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Corneal Injuries and Problems in Dogs

The cornea is the clear part of the eye. Corneal injuries are extremely painful and require immediate veterinary attention. Affected dogs will squint, tear, and avoid light. The third eyelid often comes out to protect the injured eye. Breeds with bulging eyes, such as the Pekingese, Maltese, Boston Terriers, Pugs, and some spaniels, are particularly susceptible to corneal injuries.

Corticosteroids, which are incorporated into many common eye preparations used in treating conjunctivitis, should not be used in an eye suspected of having a corneal injury because of the danger the cornea will rupture into the anterior chamber.

Corneal Abrasion

The cornea is covered by a protective surface layer of epithelial cells. Any irritation, such as a scratch or foreign body, damages this surface layer. Swelling at the site of the injury, as well as edema, causes the area to appear hazy and opaque when viewed under magnification. The opaque area also stains positive with fluoresce in dye.

Corneal abrasions in the upper part of the cornea may be caused by misdirected eyelashes. Lower corneal opacities suggest an imbedded foreign body. Abrasions near the inner corner of the eye suggest a foreign body beneath the third eyelid.

A corneal abrasion usually heals in about three to five days by a process in which the adjacent epithelial cells enlarge and migrate over the defect. The injury will not heal, however, if a foreign body is imbedded in the cornea or beneath one of the eyelids. It is important to check for a foreign body in all cases of corneal abrasion.

Corneal abrasions and ulcers are diagnosed using a special fluorescein dye that is applied to the eye. Damaged tissues will pick up the dye.

Treatment: All corneal injuries must be seen and treated by a veterinarian to avoid complications, including keratitis and corneal ulcer. Broad-spectrum topical antibiotic drops or ointments are prescribed every four to six hours to prevent infection.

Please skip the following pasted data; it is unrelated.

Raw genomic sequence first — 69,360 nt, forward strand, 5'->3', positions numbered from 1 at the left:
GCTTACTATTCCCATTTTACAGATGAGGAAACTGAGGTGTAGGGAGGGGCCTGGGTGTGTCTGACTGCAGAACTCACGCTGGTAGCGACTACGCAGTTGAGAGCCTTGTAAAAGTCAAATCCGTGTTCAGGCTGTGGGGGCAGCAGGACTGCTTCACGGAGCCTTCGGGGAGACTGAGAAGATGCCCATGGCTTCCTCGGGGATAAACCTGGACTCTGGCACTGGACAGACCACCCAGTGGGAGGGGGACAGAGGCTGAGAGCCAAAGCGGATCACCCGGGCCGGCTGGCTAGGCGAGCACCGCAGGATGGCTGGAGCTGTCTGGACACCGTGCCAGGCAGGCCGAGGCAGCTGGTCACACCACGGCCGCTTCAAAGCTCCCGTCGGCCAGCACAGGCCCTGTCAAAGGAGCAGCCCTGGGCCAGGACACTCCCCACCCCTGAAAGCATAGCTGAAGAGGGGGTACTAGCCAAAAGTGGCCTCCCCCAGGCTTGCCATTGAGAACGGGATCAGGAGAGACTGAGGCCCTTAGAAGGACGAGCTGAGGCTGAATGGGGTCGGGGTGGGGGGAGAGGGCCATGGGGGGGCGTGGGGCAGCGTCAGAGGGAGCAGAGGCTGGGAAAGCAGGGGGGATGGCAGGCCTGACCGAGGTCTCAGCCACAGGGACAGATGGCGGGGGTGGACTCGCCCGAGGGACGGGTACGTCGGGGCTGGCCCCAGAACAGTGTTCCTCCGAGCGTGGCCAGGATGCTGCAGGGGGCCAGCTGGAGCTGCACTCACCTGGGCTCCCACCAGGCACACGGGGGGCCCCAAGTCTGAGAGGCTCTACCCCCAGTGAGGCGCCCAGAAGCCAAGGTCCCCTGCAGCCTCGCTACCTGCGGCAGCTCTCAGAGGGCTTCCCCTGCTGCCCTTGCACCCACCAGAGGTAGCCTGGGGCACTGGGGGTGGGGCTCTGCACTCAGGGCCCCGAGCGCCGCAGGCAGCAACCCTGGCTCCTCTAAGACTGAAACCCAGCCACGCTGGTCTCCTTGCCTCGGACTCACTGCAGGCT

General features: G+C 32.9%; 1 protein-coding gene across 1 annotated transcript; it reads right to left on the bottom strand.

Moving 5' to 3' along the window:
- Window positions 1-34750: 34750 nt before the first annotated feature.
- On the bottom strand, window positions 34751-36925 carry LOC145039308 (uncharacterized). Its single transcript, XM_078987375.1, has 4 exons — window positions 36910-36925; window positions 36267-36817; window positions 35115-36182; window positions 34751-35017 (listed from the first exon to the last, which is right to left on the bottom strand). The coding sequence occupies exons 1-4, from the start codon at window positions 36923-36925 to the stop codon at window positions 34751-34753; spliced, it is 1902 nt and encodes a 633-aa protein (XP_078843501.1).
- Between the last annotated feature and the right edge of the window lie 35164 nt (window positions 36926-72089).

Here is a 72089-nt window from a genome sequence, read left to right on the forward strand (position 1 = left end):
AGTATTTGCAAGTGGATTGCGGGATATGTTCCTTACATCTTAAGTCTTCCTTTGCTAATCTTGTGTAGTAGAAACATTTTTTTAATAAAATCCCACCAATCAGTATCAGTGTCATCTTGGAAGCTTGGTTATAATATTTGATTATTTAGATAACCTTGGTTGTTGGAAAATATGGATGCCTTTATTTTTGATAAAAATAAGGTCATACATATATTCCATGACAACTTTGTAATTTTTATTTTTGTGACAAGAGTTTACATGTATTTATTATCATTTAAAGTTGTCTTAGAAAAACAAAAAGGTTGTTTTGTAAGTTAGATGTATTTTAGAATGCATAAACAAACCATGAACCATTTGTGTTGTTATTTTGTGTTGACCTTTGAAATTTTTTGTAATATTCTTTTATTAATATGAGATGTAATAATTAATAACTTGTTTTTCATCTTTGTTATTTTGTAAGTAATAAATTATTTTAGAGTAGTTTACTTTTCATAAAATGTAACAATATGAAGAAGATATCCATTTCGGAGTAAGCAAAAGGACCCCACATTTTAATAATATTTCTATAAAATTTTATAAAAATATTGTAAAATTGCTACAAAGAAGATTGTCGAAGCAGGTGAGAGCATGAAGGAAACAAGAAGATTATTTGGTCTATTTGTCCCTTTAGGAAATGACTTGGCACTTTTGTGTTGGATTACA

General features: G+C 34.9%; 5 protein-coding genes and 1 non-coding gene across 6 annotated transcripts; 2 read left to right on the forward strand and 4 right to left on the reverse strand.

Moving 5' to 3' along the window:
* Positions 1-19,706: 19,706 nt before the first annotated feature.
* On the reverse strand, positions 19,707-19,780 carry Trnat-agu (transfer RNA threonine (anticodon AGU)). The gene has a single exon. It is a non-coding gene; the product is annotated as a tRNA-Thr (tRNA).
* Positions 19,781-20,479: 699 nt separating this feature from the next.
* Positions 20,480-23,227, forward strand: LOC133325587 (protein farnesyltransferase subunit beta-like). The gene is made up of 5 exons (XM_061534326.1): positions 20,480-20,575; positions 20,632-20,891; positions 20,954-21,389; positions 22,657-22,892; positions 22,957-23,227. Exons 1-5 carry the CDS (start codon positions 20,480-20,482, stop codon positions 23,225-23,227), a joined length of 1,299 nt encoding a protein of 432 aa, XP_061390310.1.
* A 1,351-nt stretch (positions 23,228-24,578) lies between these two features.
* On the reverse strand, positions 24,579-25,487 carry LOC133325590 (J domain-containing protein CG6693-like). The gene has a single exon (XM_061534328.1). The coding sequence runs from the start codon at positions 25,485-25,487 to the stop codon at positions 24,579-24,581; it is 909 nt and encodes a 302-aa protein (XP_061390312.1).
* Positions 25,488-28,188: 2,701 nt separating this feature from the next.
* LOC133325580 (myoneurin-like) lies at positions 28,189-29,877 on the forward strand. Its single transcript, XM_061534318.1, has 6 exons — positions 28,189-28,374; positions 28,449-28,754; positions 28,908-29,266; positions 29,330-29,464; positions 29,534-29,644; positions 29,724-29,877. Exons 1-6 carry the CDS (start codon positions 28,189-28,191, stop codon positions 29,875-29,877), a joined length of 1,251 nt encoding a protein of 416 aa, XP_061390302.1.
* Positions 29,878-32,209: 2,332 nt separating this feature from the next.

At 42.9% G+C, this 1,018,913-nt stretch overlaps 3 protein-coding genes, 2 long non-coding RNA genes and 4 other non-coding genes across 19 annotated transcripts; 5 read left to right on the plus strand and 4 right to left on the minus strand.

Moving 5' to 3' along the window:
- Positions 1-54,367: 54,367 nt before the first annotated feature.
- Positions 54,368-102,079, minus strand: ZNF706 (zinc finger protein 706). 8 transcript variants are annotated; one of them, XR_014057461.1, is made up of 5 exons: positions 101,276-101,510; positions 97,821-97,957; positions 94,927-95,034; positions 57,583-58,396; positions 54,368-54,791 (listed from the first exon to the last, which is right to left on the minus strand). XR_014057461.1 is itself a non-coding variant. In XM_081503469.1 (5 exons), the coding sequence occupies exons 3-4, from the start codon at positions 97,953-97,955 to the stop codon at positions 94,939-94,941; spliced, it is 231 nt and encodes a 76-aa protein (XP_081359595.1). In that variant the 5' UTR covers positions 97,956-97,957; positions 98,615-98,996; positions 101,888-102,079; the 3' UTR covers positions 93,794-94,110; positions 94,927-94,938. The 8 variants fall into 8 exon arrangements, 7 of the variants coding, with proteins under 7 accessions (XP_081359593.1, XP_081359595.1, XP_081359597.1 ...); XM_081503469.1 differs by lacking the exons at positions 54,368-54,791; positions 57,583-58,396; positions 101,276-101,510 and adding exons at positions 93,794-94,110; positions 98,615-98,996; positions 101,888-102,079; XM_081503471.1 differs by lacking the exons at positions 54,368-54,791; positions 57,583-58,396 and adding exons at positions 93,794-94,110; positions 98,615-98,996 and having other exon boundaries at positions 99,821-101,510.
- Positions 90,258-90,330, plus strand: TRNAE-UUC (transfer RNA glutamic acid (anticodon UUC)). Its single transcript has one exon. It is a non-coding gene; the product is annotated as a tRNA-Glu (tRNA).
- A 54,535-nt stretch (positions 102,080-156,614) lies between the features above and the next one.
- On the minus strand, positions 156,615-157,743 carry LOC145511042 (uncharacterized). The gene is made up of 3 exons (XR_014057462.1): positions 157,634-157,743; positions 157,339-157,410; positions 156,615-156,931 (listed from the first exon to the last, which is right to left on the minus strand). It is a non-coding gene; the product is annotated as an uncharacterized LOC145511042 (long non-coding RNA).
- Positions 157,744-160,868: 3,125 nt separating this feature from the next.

A topical atropine preparation is used to keep the pupil dilated, which reduces eye pain. Keep your dog out of bright light, including bright sunlight, when the pupil is dilated. The atropine has a bad taste and many dogs will foam at the mouth if they get some in their mouths while you are medicating them. This will pass in a minute or two.

The eye is examined periodically to monitor progress. Treatment is continued until the abrasion is healed.

Corneal Ulcer

An ulcer is similar to a corneal abrasion, except that an ulcer is deeper and involves the middle and sometimes the inner layer of the cornea.

Most corneal ulcers are caused by trauma, but some are associated with keratoconjunctivitis sicca, corneal dystrophy, diabetes mellitus, Addison’s disease, or hypothyroidism.

Corneal ulcers are extremely painful and cause severe tearing, squinting, and pawing at the eye. Dogs frequently avoid light. Large ulcers are visible to the naked eye as dull spots or dished-out depressions on the surface of the cornea. Small ulcers are best seen after the eye has been stained with fluorescein.

WebMD Veterinary Reference from "Dog Owner's Home Veterinary Handbook"

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